A Day Conference hosted by the School of History, Classics and Archaeology, Newcastle University
29th May 2015
To what extent can we approach the individual experiences surrounding death in Byzantium and what relevance do they have for our knowledge of Byzantine self-understanding? How can we approach experiences that played tangible social roles and yet were so irreducible to literal language and meaning that they remained couched in the language of allegory? To what extent were shared experiences and understandings of death and dying orchestrated for individuals? Can remaining physical and historical evidence reveal such intended experiences to us? This conference sought to access the personal and contingent experiences surrounding death and dying in middle Byzantine mortuary practices.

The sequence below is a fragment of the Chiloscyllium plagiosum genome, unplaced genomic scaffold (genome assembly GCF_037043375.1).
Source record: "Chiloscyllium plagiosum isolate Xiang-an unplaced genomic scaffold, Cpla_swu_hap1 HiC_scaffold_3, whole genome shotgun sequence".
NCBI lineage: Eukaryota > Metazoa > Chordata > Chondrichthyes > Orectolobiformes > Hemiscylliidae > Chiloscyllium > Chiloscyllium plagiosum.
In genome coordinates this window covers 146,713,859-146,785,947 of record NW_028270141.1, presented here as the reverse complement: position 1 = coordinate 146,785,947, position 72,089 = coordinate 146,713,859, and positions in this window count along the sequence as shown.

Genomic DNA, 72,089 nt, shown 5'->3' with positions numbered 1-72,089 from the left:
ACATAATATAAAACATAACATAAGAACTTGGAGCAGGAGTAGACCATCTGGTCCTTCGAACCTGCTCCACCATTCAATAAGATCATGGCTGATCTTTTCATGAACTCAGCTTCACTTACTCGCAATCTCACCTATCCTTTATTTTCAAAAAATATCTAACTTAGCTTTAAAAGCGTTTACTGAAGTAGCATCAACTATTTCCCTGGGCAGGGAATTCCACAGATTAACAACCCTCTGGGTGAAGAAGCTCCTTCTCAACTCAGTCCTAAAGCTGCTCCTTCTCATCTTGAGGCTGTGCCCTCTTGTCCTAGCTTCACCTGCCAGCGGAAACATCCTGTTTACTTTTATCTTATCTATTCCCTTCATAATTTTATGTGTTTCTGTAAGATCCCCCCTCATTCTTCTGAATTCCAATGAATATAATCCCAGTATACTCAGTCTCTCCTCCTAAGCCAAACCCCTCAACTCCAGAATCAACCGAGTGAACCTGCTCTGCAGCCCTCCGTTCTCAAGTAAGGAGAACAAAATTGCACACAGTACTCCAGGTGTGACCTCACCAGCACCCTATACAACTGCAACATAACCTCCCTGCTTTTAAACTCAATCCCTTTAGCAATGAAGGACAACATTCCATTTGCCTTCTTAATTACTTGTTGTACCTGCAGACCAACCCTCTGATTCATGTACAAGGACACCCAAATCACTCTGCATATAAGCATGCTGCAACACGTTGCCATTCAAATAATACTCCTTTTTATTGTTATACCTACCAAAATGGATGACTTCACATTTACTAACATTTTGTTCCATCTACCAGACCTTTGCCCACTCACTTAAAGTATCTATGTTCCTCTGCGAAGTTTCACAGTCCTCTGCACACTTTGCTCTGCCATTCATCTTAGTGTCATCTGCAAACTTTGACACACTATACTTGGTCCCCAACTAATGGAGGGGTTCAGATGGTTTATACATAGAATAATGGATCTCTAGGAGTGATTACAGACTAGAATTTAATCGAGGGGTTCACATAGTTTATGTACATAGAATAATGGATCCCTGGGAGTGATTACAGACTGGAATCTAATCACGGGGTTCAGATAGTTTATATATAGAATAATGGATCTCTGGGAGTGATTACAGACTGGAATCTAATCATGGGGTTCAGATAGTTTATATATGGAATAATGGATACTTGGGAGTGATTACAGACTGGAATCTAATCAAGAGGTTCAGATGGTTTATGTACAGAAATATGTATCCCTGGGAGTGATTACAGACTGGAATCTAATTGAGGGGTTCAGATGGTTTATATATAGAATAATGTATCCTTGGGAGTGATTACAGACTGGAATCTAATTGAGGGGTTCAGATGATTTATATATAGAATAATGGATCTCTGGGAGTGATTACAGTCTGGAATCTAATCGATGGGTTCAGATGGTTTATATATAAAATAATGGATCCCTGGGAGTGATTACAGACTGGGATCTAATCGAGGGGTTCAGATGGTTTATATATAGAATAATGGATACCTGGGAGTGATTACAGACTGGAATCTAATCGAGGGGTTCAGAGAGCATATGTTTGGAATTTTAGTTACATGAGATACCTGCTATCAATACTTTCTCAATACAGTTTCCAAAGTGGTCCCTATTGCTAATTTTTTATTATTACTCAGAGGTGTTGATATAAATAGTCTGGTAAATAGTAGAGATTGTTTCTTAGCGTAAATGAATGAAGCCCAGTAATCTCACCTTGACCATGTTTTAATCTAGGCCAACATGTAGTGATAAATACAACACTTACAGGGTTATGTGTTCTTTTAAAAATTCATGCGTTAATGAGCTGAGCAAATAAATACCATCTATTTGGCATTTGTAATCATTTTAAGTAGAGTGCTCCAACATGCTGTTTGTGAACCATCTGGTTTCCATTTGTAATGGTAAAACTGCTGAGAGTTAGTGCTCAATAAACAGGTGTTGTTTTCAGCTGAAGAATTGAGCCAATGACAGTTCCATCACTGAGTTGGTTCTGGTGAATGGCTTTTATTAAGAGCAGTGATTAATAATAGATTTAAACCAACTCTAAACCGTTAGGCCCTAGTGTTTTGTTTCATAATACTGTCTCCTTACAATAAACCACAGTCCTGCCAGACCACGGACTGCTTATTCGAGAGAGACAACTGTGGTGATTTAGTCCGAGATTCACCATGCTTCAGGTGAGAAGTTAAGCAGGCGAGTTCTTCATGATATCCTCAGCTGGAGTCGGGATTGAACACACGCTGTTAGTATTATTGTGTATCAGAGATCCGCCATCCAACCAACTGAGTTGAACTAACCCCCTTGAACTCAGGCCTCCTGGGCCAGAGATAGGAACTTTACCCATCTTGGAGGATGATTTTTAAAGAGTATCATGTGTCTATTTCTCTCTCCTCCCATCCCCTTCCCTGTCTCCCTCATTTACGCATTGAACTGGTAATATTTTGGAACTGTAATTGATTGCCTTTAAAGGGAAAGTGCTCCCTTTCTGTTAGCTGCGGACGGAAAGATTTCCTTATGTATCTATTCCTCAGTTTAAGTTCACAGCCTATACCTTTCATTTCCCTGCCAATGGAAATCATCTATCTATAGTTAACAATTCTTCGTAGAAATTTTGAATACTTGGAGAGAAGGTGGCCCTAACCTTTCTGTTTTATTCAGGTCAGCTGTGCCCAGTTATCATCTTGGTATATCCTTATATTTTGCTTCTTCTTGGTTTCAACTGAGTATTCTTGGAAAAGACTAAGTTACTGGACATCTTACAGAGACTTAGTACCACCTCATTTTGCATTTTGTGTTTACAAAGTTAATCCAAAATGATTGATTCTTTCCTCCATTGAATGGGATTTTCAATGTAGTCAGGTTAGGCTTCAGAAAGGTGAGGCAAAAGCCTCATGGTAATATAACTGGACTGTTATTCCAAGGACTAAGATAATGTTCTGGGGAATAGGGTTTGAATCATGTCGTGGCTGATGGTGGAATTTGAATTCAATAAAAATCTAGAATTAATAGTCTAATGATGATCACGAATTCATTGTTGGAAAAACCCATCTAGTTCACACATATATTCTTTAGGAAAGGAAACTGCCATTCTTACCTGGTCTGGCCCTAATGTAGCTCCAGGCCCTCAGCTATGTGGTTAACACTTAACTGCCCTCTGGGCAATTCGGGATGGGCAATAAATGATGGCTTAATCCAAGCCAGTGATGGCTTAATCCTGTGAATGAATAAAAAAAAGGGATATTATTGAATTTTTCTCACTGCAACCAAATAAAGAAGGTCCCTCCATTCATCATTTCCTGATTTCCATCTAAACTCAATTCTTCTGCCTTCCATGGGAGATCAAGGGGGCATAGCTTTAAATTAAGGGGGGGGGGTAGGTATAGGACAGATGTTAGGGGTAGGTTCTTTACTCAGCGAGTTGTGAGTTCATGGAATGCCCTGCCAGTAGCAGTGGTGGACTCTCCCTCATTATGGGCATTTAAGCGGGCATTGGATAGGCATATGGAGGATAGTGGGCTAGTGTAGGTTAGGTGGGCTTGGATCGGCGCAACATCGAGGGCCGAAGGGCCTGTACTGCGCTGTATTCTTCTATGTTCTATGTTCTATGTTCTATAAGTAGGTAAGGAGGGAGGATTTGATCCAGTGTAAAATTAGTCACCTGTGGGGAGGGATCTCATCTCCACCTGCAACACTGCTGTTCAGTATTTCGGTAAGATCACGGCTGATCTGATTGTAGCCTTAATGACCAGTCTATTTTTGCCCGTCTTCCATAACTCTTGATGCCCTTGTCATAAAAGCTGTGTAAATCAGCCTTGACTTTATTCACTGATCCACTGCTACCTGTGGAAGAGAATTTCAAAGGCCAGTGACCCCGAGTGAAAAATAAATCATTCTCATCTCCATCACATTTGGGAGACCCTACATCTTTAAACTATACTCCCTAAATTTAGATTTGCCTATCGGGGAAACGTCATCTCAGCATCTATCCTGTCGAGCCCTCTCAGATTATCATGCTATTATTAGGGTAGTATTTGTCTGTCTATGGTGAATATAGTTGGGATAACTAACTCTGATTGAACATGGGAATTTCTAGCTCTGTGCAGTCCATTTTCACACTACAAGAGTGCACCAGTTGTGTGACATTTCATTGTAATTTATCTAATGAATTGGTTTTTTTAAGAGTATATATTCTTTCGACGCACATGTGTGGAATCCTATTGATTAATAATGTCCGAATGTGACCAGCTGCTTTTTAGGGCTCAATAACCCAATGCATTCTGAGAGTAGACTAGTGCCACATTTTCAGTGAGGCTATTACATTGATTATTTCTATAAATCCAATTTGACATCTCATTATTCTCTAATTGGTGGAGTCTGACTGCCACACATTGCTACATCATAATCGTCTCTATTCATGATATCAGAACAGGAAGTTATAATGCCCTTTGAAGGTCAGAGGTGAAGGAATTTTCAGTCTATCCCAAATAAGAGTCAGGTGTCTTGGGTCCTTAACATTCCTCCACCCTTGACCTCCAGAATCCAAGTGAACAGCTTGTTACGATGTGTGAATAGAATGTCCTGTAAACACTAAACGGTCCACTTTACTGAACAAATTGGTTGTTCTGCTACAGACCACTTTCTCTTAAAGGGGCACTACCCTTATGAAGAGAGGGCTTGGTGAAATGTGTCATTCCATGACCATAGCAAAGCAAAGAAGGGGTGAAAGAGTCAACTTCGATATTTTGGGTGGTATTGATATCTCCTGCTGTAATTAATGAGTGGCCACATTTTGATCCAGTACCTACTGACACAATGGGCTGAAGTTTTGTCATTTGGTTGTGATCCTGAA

We considered the affects of the objects, images, literatures and theologies connected to death, dying and the otherworld in Byzantium. In this way, both the material and immaterial aspects of death in Byzantium were discussed from grave goods and eschatological literature, to the emotions and sensations of death along with images of death, dying and judgement. This conference took seriously the evident dearth of systematic eschatological doctrine in Byzantium and Byzantine preference for allegorical understandings of death and the otherworld. It sought instead to create a space to discuss and integrate the separate, and at times disparate and opaque, bodies of eschatological practice and knowledge across various spheres of Byzantine life. It revealed to us more profound and fundamental insights into eschatological thought, sentiment and action in Byzantium and their contribution to Byzantine self-understandings.